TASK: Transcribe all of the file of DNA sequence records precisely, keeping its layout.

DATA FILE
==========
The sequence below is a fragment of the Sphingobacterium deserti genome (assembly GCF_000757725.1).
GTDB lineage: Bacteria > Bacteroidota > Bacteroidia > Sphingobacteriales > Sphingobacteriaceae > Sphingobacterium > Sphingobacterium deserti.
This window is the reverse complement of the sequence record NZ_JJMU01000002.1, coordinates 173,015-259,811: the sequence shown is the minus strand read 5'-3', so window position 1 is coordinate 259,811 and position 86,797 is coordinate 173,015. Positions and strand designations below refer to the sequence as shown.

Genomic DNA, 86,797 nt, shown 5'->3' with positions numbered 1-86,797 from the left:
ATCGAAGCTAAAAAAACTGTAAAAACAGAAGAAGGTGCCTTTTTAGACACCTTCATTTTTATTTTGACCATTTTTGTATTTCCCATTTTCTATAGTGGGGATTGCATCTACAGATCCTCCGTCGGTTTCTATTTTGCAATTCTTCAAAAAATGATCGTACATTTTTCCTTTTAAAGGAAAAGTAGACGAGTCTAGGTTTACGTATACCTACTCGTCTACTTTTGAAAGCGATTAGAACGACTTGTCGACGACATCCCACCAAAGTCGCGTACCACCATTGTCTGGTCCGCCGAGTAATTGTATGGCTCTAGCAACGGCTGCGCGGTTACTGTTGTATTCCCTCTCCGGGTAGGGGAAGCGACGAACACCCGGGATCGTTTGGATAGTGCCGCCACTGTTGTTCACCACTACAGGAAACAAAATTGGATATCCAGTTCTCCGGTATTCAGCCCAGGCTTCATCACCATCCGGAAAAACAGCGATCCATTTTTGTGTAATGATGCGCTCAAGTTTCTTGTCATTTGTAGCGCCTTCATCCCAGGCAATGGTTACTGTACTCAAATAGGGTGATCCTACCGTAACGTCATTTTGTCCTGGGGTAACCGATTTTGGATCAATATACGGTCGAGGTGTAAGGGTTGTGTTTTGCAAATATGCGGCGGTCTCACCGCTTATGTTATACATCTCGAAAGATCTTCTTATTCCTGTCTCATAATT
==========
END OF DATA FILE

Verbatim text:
The sequence below is a fragment of the Sphingobacterium deserti genome (assembly GCF_000757725.1).
GTDB lineage: Bacteria > Bacteroidota > Bacteroidia > Sphingobacteriales > Sphingobacteriaceae > Sphingobacterium > Sphingobacterium deserti.
This window is the reverse complement of the sequence record NZ_JJMU01000002.1, coordinates 173,015-259,811: the sequence shown is the minus strand read 5'-3', so window position 1 is coordinate 259,811 and position 86,797 is coordinate 173,015. Positions and strand designations below refer to the sequence as shown.

Genomic DNA, 86,797 nt, shown 5'->3' with positions numbered 1-86,797 from the left:
ATCGAAGCTAAAAAAACTGTAAAAACAGAAGAAGGTGCCTTTTTAGACACCTTCATTTTTATTTTGACCATTTTTGTATTTCCCATTTTCTATAGTGGGGATTGCATCTACAGATCCTCCGTCGGTTTCTATTTTGCAATTCTTCAAAAAATGATCGTACATTTTTCCTTTTAAAGGAAAAGTAGACGAGTCTAGGTTTACGTATACCTACTCGTCTACTTTTGAAAGCGATTAGAACGACTTGTCGACGACATCCCACCAAAGTCGCGTACCACCATTGTCTGGTCCGCCGAGTAATTGTATGGCTCTAGCAACGGCTGCGCGGTTACTGTTGTATTCCCTCTCCGGGTAGGGGAAGCGACGAACACCCGGGATCGTTTGGATAGTGCCGCCACTGTTGTTCACCACTACAGGAAACAAAATTGGATATCCAGTTCTCCGGTATTCAGCCCAGGCTTCATCACCATCCGGAAAAACAGCGATCCATTTTTGTGTAATGATGCGCTCAAGTTTCTTGTCATTTGTAGCGCCTTCATCCCAGGCAATGGTTACTGTACTCAAATAGGGTGATCCTACCGTAACGTCATTTTGTCCTGGGGTAACCGATTTTGGATCAATATACGGTCGAGGTGTAAGGGTTGTGTTTTGCAAATATGCGGCGGTCTCACCGCTTATGTTATACATCTCGAAAGATCTTCTTATTCCTGTCTCATAATT